Program Offsets Personnel Losses, Improves Quality
WASHINGTON, March 11 /PRNewswire-USNewswire/ -- To deal with a nationwide shortage of nurses and to improve the quality of care for veterans, the Department of Veterans Affairs (VA) has created a "Travel Nurse Corps" to enable VA nurses to travel and work throughout the Department's medical system.
"VA is committed to putting health care facilities closer to veterans," said Secretary of Veterans Affairs Dr. James B. Peake. "The Travel Nurse Corps will make it easier to bring our world-class health care professionals closer to veterans, too. And it will make it easier for us to shift personnel during times of crisis."
The Travel Nurse Corps, headquartered at the Phoenix VA Health Care System, is beginning as a three-year pilot program. Initially, it will place as many as 75 nurses at VA medical centers across the country. The goals of the program are to improve recruitment, decrease turnover of experienced nurses and maintain high standards of patient care.
Under the program, participating nurses may be temporarily assigned to distant medical centers and clinics to help nursing staffs that have vacancies, to reduce wait times or the reliance upon contractors, or to maintain high-skill services and procedures.
On February 20, the Department announced plans to create a Rural Health Care Advisory Committee to enhance VA services to veterans in rural areas. The Travel Nurse Corps will work with this national VA panel to support VA health care in rural areas.
"Those who join the VA Travel Nurse Corps will become key members of a talented group of professionals who are dedicated to providing the best care possible to our nation's veterans," said Cathy Rick, R.N., VA's chief nursing officer. "The program helps VA medical facilities address supplemental staffing needs while also ensuring there is a continued commitment to quality and safety."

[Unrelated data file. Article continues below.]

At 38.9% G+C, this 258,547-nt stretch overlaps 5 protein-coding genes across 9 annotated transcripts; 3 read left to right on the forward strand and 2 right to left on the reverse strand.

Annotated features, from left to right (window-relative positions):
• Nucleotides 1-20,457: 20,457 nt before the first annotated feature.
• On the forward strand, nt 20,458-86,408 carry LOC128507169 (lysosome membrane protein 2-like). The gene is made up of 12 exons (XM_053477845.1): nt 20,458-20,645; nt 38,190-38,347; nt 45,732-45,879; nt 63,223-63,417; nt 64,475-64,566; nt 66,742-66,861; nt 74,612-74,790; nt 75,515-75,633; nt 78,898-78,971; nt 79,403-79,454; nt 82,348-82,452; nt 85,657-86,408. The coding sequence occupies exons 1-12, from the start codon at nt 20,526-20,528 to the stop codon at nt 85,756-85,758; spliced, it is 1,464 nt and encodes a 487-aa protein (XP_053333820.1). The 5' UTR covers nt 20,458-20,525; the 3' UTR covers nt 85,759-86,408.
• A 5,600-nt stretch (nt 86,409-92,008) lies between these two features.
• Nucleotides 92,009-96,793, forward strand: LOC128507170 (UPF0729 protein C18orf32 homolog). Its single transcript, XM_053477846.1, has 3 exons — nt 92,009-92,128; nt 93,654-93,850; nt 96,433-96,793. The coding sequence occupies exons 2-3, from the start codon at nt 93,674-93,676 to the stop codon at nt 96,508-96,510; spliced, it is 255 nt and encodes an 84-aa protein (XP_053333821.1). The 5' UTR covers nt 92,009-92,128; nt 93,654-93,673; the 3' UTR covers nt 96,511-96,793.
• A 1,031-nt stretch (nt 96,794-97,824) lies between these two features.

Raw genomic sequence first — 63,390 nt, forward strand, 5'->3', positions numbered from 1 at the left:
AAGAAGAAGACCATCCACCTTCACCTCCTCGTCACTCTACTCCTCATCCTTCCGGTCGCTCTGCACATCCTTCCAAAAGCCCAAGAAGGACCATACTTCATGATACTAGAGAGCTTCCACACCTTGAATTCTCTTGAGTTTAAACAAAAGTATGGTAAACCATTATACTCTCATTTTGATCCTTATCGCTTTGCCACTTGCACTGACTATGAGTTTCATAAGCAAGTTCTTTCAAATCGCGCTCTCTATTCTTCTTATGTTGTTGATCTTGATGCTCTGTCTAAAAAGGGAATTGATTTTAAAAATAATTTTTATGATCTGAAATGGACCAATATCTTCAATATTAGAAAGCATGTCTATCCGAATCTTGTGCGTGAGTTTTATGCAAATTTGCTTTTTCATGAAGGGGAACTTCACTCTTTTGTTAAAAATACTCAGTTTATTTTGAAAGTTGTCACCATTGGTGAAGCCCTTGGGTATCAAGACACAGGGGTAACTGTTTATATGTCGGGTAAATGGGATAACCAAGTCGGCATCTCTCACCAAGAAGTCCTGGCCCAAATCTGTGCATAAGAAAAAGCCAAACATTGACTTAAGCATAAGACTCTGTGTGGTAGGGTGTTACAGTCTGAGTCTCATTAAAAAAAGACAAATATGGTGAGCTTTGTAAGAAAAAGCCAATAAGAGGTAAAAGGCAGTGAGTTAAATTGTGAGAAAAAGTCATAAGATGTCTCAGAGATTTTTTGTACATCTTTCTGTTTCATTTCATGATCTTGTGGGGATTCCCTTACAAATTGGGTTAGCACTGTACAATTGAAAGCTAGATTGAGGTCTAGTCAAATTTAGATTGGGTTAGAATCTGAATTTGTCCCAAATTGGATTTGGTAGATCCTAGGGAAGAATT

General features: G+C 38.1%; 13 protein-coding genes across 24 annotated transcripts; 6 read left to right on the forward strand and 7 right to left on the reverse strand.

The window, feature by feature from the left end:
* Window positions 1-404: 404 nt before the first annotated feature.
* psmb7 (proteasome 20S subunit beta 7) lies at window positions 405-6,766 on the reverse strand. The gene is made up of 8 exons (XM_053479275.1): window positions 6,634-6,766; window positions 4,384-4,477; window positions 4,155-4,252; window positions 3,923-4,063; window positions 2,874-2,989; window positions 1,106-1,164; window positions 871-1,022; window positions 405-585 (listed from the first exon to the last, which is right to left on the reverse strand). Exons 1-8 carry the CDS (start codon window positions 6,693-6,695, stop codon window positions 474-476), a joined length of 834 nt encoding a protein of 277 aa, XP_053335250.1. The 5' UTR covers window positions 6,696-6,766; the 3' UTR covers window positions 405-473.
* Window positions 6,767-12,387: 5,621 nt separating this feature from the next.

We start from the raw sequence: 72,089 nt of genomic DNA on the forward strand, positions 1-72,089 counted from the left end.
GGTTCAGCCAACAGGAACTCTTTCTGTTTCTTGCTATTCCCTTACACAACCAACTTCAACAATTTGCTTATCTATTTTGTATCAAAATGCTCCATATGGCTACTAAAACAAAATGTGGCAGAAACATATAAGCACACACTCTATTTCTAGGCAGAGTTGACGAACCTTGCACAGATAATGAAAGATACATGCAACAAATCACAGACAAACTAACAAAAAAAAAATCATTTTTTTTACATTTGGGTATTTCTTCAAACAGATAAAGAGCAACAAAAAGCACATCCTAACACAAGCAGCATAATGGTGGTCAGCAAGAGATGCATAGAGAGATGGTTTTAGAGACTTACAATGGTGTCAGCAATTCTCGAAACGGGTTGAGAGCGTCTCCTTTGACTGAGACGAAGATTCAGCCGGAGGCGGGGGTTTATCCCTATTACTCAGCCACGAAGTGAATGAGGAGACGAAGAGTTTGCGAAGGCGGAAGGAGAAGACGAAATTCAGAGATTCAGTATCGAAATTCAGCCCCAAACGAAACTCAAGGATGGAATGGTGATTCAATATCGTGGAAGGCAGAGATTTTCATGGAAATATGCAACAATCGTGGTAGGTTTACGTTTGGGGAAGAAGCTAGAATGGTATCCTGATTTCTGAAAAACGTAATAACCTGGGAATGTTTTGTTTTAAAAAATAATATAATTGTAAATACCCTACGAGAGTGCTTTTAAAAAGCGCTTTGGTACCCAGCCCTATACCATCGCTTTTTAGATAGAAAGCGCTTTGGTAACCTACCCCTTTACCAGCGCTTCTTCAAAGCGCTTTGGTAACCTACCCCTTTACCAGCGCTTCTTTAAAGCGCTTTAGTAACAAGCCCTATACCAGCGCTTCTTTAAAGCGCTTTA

Those who become VA travel nurses are compensated for their time on duty and their travel. They also receive standard government per diem allowances, which include lodging, meals and incidentals.
"This program is competitive with the private sector. VA has state-of-the-art facilities, high-tech computer systems and professional colleagues second to none," said Jacqueline Jackson, Travel Nurse Corps director at the Phoenix VA Health Care System.
The program is also designed to establish a potential pool for national emergencies and serve as a model for an expanded VA travel corps with nurses who have varying specialties. The program is designed to reduce the use of contracted nurses, thus preserving resources that can be used elsewhere to care for veterans.
|SOURCE U.S. Department of Veterans Affairs|
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